Flexibility is important for all workers, but it’s especially valued by new parents. That’s why corporate maternity and parental leave policies are under increasing scrutiny.
But instead of waiting until they are forced to offer better benefits by government mandate, some companies are choosing to take action on their own, hoping to set an example that other businesses will follow.
Aeroflow Looks to Set Example with New Parental Leave Policy
One example of taking this proactive approach to the problem is provided by Aeroflow Healthcare, a North Carolina-based provider of durable medical equipment.
Aeroflow announced late last year that it was expanding its parental leave policy in order to “enhance support of employees as they welcome new children into their home and local community.”
In the company’s announcement, Aeroflow founder and CEO Casey Hite said its work with new and expecting mothers provided clear understanding of “the importance of giving families the time resources and support needed to bond with new children — whether adopted or biological.
“We believe it is our responsibility to set a strong example for other businesses in North Carolina and throughout the country, and this announcement represents just the first step in the company’s efforts to expand maternity and parental paid leave and better support employees and their families.”
The new policy extends maternity leave to six weeks of paid time off. It also covers the costs of a postpartum doula, a full year of free diapers and a personal breast pump with accessories. Aeroflow Breastpumps is a subsidiary of Aeroflow Healthcare.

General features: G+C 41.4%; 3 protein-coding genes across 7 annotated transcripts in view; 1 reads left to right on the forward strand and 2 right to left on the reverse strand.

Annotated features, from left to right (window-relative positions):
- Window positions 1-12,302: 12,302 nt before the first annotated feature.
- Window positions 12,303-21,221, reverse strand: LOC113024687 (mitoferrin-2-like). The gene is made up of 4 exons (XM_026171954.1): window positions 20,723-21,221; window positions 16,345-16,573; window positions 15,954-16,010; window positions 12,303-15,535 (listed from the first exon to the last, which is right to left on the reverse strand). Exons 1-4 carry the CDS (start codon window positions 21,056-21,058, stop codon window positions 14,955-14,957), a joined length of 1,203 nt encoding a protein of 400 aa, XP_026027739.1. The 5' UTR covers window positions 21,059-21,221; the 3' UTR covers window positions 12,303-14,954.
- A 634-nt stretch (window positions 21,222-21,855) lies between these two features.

The company’s policy also extends some benefits to parents who are adopting a child.
Daniel Polich, senior recruiter at Aeroflow Healthcare, was the primary writer for the new policy. He said in an email interview that employees were excited about the update from the company’s previous policy, which offered two weeks of paid maternity leave.
“The reaction towards the new maternity and parental leave policy has been outstanding,” Polich said. “Employee morale is up, and the effects this policy has on recruiting and retention will be phenomenal. Aeroflow cares about their employees, and this is just another policy to show that.”
In deciding to make the change, he said, the company considered it an investment, as opposed to an added expense.
“Providing this kind of support is not only the right thing to do, but also it attracts job candidates, improves employee retention, and increases productivity,” he said. “We believe that the happiness of our employees is worth the added expense.”
Many companies find that offering flexible work options makes employees happier, healthier, and more productive, so Aeroflow is not alone in making that connection. The company will continue to “stay flexible in order to offer benefits that parents really need,” Polich said, and he hopes other businesses will consider doing the same.
“If we can expand our parental leave policy, we believe anyone can,” he said. “Currently, paid parental leave is practically non-existent. Families are only promised 12 weeks unpaid leave. Our hope is this policy will help set a new minimum standard for paid parental leave. … We hope more companies realize there are benefits for both company and employee to offer paid parental leave.”